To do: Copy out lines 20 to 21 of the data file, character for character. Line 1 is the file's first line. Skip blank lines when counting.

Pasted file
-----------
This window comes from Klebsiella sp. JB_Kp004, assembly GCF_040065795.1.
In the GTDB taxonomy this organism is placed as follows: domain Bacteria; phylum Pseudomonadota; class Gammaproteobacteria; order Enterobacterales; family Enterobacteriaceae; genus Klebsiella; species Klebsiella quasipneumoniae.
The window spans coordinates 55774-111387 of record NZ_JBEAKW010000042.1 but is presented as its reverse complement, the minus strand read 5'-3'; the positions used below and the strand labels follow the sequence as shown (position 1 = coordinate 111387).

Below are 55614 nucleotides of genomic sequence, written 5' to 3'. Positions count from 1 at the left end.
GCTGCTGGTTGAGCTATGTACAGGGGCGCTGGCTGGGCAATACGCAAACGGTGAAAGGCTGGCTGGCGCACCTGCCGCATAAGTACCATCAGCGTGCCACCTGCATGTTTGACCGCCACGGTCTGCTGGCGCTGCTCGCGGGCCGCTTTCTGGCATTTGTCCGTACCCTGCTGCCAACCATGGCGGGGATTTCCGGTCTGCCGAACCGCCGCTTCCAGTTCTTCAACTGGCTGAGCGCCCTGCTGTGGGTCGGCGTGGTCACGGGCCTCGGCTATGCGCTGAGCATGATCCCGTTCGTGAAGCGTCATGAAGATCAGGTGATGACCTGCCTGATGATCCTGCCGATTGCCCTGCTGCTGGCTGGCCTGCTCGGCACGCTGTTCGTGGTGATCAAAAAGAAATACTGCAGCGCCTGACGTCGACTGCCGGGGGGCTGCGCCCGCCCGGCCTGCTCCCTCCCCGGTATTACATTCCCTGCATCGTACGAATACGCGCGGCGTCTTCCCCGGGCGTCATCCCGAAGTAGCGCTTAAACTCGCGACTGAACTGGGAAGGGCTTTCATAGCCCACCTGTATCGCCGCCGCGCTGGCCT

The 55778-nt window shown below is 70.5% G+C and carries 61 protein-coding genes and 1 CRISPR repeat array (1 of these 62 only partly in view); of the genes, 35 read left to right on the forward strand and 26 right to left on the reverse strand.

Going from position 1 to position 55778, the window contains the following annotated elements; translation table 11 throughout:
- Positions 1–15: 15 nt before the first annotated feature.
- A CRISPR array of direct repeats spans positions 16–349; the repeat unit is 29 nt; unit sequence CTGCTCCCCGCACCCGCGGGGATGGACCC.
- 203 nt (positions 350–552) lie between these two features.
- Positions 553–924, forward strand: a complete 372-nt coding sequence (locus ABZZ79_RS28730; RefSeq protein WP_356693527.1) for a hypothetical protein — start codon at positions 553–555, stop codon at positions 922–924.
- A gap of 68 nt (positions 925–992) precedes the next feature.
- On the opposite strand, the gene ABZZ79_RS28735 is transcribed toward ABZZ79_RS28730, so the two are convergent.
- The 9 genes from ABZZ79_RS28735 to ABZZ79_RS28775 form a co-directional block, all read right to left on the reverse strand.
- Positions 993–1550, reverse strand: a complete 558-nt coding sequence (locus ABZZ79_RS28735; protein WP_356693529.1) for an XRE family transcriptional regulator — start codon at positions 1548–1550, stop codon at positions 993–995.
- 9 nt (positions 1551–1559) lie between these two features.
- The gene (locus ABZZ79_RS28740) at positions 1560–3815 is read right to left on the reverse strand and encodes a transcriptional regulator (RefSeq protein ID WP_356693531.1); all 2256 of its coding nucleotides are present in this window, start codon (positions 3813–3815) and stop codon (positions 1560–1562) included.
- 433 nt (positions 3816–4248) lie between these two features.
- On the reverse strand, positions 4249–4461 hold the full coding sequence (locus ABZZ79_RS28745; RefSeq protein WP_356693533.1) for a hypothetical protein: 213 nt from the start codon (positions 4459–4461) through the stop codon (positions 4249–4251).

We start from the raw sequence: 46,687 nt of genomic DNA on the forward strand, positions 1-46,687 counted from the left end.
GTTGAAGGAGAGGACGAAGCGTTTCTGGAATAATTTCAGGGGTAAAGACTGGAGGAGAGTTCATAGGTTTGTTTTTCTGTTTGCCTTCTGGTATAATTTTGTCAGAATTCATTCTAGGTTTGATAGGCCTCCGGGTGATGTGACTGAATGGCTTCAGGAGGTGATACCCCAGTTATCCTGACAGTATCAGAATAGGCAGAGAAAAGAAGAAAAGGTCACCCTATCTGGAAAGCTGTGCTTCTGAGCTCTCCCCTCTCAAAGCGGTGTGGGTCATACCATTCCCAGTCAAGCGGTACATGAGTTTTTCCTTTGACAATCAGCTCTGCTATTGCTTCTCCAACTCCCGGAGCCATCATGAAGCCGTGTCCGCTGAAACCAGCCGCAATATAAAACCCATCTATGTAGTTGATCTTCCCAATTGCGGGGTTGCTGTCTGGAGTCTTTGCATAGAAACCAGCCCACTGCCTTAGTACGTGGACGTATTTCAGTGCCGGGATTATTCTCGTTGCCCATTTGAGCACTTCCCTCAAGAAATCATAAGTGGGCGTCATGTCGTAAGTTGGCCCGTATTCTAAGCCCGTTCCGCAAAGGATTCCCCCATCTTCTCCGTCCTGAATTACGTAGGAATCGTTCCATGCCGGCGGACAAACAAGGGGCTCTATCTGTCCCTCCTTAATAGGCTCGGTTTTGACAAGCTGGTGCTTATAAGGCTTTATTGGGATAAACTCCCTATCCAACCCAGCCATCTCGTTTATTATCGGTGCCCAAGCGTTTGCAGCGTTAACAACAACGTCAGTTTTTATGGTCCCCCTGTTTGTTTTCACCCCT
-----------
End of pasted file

We start from the raw sequence: 46,687 nt of genomic DNA on the forward strand, positions 1-46,687 counted from the left end.
GTTGAAGGAGAGGACGAAGCGTTTCTGGAATAATTTCAGGGGTAAAGACTGGAGGAGAGTTCATAGGTTTGTTTTTCTGTTTGCCTTCTGGTATAATTTTGTCAGAATTCATTCTAGGTTTGATAGGCCTCCGGGTGATGTGACTGAATGGCTTCAGGAGGTGATACCCCAGTTATCCTGACAGTATCAGAATAGGCAGAGAAAAGAAGAAAAGGTCACCCTATCTGGAAAGCTGTGCTTCTGAGCTCTCCCCTCTCAAAGCGGTGTGGGTCATACCATTCCCAGTCAAGCGGTACATGAGTTTTTCCTTTGACAATCAGCTCTGCTATTGCTTCTCCAACTCCCGGAGCCATCATGAAGCCGTGTCCGCTGAAACCAGCCGCAATATAAAACCCATCTATGTAGTTGATCTTCCCAATTGCGGGGTTGCTGTCTGGAGTCTTTGCATAGAAACCAGCCCACTGCCTTAGTACGTGGACGTATTTCAGTGCCGGGATTATTCTCGTTGCCCATTTGAGCACTTCCCTCAAGAAATCATAAGTGGGCGTCATGTCGTAAGTTGGCCCGTATTCTAAGCCCGTTCCGCAAAGGATTCCCCCATCTTCTCCGTCCTGAATTACGTAGGAATCGTTCCATGCCGGCGGACAAACAAGGGGCTCTATCTGTCCCTCCTTAATAGGCTCGGTTTTGACAAGCTGGTGCTTATAAGGCTTTATTGGGATAAACTCCCTATCCAACCCAGCCATCTCGTTTATTATCGGTGCCCAAGCGTTTGCAGCGTTAACAACAACGTCAGTTTTTATGGTCCCCCTGTTTGTTTTCACCCCT